Synthrosis

SYNARTROSES

Fibrous joints include all joints where bone surfaces are almost in direct contact, such as joints between skull bones (except TMJ). There are three main types of fibrous joints:

Sutures

In the sutures the ends of the bones have interdigitations or grooves, which keep them closely and firmly together. Consequently, the connecting fibers are very short filling a small gap between the bones. This type of joint is found only between the flat bones of the skull. At maturity, the suture fibers begin to be completely replaced, those on either side of the suture become tightly joined / fused. This condition is called synostosis.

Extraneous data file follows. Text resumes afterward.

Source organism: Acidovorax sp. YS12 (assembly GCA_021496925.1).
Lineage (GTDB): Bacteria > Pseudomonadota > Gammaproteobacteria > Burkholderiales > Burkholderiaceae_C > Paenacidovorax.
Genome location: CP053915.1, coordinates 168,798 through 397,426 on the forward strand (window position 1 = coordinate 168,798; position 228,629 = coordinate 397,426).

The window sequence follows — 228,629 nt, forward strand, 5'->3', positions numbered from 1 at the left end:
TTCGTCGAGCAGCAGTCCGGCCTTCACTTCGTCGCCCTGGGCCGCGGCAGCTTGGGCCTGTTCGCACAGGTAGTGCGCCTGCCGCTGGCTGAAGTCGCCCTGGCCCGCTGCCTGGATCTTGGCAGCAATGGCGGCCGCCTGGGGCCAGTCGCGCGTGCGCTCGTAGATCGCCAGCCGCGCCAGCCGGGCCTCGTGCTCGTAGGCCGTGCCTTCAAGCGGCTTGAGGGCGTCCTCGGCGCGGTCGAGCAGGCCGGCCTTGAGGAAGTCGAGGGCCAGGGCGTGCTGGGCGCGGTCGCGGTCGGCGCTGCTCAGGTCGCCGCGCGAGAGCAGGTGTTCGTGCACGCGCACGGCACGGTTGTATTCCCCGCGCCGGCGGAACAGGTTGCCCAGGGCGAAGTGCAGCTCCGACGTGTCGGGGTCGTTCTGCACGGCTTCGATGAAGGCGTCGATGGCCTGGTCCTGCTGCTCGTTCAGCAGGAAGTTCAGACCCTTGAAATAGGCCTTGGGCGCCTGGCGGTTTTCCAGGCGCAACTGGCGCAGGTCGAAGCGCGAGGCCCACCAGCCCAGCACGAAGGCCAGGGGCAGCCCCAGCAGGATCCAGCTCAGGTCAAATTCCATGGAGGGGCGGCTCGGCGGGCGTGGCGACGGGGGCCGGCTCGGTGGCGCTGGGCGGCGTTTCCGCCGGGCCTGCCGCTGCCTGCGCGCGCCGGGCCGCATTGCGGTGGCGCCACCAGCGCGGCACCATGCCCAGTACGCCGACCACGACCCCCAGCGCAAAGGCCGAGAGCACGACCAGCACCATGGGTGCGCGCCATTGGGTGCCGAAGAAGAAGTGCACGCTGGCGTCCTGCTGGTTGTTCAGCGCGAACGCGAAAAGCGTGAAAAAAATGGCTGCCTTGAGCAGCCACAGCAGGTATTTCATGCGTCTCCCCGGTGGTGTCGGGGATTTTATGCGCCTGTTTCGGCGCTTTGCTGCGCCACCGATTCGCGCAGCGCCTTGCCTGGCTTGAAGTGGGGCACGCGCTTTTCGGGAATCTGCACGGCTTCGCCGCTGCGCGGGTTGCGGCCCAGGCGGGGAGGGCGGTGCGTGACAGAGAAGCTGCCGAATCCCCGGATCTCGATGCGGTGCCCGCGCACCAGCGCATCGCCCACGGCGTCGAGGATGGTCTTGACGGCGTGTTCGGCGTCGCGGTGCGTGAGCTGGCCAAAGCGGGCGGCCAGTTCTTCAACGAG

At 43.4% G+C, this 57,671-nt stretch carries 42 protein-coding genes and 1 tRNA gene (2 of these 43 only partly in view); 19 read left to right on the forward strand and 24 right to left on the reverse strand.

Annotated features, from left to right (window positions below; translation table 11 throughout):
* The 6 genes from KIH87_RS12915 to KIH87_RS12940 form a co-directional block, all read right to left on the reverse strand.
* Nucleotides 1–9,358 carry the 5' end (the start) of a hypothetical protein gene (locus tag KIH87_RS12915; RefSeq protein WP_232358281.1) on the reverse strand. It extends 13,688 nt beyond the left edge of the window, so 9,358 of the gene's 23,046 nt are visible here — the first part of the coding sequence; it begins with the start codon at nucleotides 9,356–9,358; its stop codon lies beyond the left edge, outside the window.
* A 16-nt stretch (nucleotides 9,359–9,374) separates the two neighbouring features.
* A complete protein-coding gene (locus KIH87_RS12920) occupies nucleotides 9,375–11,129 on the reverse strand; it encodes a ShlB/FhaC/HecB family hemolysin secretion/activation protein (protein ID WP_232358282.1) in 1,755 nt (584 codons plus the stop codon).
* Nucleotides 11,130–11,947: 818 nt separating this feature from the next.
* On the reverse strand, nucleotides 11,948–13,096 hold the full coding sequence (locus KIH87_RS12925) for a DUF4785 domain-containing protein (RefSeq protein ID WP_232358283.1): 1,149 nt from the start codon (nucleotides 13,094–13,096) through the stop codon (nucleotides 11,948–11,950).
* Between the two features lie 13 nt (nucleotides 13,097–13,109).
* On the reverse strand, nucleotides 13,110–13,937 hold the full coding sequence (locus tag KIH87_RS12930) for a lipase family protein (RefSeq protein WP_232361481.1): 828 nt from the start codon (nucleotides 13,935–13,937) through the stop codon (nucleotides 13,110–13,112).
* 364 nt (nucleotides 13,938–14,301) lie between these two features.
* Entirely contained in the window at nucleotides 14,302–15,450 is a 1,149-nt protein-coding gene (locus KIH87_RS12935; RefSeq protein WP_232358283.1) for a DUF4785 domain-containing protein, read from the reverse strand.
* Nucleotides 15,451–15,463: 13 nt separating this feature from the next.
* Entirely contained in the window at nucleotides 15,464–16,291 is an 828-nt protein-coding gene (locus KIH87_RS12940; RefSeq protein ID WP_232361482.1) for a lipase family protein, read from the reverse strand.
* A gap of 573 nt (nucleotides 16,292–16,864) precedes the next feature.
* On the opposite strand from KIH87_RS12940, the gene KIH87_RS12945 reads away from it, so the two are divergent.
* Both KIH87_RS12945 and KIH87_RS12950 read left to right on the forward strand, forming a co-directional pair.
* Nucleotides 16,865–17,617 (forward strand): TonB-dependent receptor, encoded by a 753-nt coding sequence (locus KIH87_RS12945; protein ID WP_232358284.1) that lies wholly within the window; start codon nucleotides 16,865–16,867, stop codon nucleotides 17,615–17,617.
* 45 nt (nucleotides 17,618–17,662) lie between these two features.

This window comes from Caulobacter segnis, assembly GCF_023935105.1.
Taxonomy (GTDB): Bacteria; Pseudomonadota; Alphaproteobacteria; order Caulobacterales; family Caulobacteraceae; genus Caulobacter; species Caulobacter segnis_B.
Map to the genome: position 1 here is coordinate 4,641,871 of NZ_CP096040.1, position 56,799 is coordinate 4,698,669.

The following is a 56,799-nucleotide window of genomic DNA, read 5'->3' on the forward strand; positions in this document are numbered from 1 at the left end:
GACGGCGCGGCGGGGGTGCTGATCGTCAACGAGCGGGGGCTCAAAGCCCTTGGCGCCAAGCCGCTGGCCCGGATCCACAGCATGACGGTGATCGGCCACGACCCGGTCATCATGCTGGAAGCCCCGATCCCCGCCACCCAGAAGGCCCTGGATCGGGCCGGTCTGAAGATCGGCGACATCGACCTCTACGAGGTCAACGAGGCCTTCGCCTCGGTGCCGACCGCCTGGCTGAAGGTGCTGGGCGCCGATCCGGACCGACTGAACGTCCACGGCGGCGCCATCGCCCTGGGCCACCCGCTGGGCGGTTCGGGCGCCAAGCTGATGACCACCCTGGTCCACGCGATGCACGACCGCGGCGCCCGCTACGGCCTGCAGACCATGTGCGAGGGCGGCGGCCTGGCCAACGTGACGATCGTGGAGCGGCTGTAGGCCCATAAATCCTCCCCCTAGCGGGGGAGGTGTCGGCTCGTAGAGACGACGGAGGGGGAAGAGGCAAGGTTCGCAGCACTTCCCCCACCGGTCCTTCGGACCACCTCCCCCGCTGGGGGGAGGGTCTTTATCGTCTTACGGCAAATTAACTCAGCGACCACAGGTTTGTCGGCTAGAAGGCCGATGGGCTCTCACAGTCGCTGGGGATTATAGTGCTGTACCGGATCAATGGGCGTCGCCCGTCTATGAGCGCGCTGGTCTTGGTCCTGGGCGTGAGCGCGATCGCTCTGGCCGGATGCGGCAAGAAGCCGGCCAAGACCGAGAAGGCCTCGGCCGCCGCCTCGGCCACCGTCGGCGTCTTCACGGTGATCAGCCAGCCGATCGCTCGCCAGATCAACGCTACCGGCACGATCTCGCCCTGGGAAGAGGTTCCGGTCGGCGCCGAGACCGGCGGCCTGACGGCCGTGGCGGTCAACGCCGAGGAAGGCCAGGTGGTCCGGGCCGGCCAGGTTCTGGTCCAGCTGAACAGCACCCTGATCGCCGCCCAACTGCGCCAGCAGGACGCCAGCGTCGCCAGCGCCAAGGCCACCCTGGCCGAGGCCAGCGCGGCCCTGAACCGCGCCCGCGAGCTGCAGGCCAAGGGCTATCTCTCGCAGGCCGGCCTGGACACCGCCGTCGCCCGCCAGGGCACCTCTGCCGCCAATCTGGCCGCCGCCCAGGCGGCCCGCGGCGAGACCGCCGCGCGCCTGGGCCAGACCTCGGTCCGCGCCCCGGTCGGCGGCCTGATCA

Cranial Suture Example              Synostosis (Sacrum) Example
Cranial Suture ExampleSacred Synostosis Example
CRANIAL SUTURES
 Sutures
Source: NETTER, Frank H .. Atlas of Human Anatomy. 2 ed. Porto Alegre: Artmed, 2000.

Syndesmoses Examples Syndesmoses

In these sutures the interposed tissue is also the fibrous connective, but does not occur in the skull bones. In fact, the Anatomical Nomenclature only records two examples: tibio-fibular syndesmosis and radioulnar syndesmosis.

 

 

 

 

Gonfoses

Also called a peg joint, it is a fibrous joint that specializes in fixing teeth in the alveolar cavities in the jaw and jaws. Periodontal collagen joins the dental cementum with the alveolar bone.

 

GONFOSES & #8211; PRIMARY AND PERMANENT TEETH
GONFOSES - PRIMARY AND PERMANENT TEETH
Source: NETTER, Frank H .. Atlas of Human Anatomy. 2 ed. Porto Alegre: Artmed, 2000.